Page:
29 people including a woman pregnant with unborn twins were killed in the bombing
The Appeal Court in England has cast doubt on the expertise of a forensic scientist who challenged DNA evidence at the Omagh bomb trial.
Professor Allan Jamieson, who appeared as a defence witness for Sean Hoey, testified that low copy number DNA was unreliable.
However appeal court judges in another case have largely agreed that he is not qualified to give expert evidence.
Prof Jamieson said he would consider the judgement carefully.
Sean Hoey was acquitted by Mr Justice Weir of murdering 29 people including a woman with unborn twins in the bomb attack in County Tyrone in August 1998.
A large part of the case against him centred on low copy number (LCN) DNA evidence.
LCN allows genetic profiles of offenders to be created from very small tissue samples that have only been detectable with new techniques available since 1999.
on Mr Hoey in 2007, Mr Justice Weir accepted the argument Prof Jamieson had put forward with another scientist, that the science of low copy number DNA had not been "validated" by the international scientific community.
He said it was "unreliable" and test results were open to interpretation.
The Appeal Court in England has considered
two other cases
where LCN DNA helped secure convictions.
The opinions of Prof Jamieson were considered in the course of those appeals.
Crown lawyers there had argued that Prof Jamieson was not qualified to give expert evidence.
And the three appeal court judges largely endorsed that view.
DNA testing on very small samples is a relatively new technique
Their verdict stated that Prof Jamieson's expertise on the interpretation of DNA profiles "is limited, without any relevant first hand laboratory or research experience".
The judgement adds that it is "impossible to understand" how he had sufficient expertise to be able to give evidence in the Omagh case, "let alone to assist in the attack made in that case on the LCN process".
The judges also said that much of his knowledge of DNA and the analysis of low template DNA is based on reading scientific papers and discussion with other scientists, as opposed to carrying out laboratory research himself.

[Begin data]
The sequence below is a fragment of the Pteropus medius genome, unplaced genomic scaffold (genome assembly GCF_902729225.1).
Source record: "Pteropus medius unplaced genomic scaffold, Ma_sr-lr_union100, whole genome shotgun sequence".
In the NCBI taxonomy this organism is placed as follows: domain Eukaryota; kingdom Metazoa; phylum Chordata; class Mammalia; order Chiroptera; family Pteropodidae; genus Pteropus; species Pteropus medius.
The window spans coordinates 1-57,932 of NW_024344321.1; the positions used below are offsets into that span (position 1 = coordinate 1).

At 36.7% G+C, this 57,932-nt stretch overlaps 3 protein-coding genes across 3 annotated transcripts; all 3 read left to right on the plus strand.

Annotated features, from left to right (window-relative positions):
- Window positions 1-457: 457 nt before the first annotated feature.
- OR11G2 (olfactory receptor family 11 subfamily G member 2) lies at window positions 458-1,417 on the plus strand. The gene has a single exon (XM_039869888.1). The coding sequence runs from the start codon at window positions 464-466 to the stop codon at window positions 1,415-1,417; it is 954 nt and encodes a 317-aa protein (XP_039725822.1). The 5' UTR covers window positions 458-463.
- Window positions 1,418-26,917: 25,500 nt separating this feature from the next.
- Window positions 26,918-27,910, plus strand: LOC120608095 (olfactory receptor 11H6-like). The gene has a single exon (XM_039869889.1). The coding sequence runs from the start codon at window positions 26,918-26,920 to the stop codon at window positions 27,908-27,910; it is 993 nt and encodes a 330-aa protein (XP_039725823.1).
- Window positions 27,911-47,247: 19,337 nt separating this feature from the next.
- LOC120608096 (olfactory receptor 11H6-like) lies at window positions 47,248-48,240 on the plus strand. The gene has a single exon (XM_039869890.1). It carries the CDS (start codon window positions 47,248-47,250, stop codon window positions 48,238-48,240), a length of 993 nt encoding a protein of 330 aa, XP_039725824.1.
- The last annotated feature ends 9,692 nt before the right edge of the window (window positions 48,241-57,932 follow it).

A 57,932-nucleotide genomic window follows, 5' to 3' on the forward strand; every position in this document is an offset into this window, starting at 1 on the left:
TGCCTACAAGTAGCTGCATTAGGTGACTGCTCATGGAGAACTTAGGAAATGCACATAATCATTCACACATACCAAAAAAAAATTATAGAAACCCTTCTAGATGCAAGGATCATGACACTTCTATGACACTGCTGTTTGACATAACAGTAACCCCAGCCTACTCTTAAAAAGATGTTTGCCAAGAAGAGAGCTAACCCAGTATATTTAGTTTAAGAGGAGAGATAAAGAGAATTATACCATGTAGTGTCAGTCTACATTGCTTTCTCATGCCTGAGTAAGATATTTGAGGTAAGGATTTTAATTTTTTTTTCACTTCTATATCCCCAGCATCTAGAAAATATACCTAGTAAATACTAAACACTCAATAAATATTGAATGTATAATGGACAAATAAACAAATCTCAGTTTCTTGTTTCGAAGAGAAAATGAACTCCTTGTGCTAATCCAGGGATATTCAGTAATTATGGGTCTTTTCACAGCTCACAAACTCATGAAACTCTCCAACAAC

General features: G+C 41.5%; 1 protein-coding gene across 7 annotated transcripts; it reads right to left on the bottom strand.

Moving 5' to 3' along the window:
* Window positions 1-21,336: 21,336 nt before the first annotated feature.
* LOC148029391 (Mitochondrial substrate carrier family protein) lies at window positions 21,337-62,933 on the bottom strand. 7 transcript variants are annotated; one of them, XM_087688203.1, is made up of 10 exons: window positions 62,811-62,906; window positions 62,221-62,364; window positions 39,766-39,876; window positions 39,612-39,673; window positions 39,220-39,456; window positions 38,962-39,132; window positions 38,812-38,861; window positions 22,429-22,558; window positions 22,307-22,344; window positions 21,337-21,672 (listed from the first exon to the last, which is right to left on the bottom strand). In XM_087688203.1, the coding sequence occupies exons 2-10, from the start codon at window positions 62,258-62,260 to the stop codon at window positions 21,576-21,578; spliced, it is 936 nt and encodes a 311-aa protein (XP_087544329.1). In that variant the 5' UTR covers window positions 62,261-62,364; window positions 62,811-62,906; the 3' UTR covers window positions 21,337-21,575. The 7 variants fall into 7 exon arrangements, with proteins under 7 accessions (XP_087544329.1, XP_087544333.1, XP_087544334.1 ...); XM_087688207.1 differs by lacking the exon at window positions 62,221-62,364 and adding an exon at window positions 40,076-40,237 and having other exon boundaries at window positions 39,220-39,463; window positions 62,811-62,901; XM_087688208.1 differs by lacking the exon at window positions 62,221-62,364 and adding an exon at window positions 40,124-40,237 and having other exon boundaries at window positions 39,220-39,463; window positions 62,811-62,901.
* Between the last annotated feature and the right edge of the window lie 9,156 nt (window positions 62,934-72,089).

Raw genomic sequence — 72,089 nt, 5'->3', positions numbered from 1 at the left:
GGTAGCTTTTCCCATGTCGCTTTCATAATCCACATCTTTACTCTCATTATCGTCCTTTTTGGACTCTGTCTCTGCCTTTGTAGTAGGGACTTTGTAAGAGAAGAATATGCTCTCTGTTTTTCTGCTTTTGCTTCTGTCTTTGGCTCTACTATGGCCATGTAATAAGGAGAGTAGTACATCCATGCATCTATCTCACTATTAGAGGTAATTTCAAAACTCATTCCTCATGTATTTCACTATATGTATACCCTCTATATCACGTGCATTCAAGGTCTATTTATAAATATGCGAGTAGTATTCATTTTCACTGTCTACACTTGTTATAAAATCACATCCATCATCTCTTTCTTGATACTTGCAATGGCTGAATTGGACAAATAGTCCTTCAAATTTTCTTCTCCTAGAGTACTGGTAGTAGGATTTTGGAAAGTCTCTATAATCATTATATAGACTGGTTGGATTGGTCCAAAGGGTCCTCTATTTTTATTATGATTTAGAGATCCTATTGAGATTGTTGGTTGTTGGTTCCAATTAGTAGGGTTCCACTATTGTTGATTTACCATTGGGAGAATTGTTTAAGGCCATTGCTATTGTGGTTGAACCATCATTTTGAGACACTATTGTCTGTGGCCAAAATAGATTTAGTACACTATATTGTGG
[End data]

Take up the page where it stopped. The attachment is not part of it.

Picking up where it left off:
The Omagh bombing trial was the first case in which Prof Jamieson had provided an expert opinion on low template DNA.
Before then he had known of LCN as a process, but that case was the first opportunity he had to study it, the judges stated.
They also acknowledged that Prof Jamieson had given evidence in so many low template DNA cases since the Omagh trial that he has "acquired a degree of experience" from these cases.
However they said they "retain clear reservations about the extent of his expertise in relation to DNA profiles."
In a statement, Prof Jamieson, who has a PhD from the Forensic Science Unit at Strathclyde University, stressed that in the Omagh trial his evidence had been specifically concerned with the "validation" of the LCN process.
He said: "As repeated by the court in the trial of Mr Hoey, validation is the process by which the scientific community acquires the necessary information to a) assess the ability of a procedure to obtain reliable results b) determine the conditions under which such results can be obtained c) define the limitations of the procedure.
"As a senior member of the scientific community, I delivered my opinion regarding the deficiencies in the validation process for LCN.
"These deficiencies were considered by the court, and by many scientists in this and other jurisdictions, serious enough to warrant further investigation.
"They were not the basis upon which the verdict was delivered. They continue to be debated in the scientific community."
From 1995 until 2002, Prof Jamieson was head of Lothian & Borders Police Forensic Science Laboratory.
In 2002 he established an organisation in Glasgow with the name
The Forensic Institute.
It is a private commercial organisation and is not accredited by the United Kingdom Accreditation Service or any other body in England and Wales or Scotland.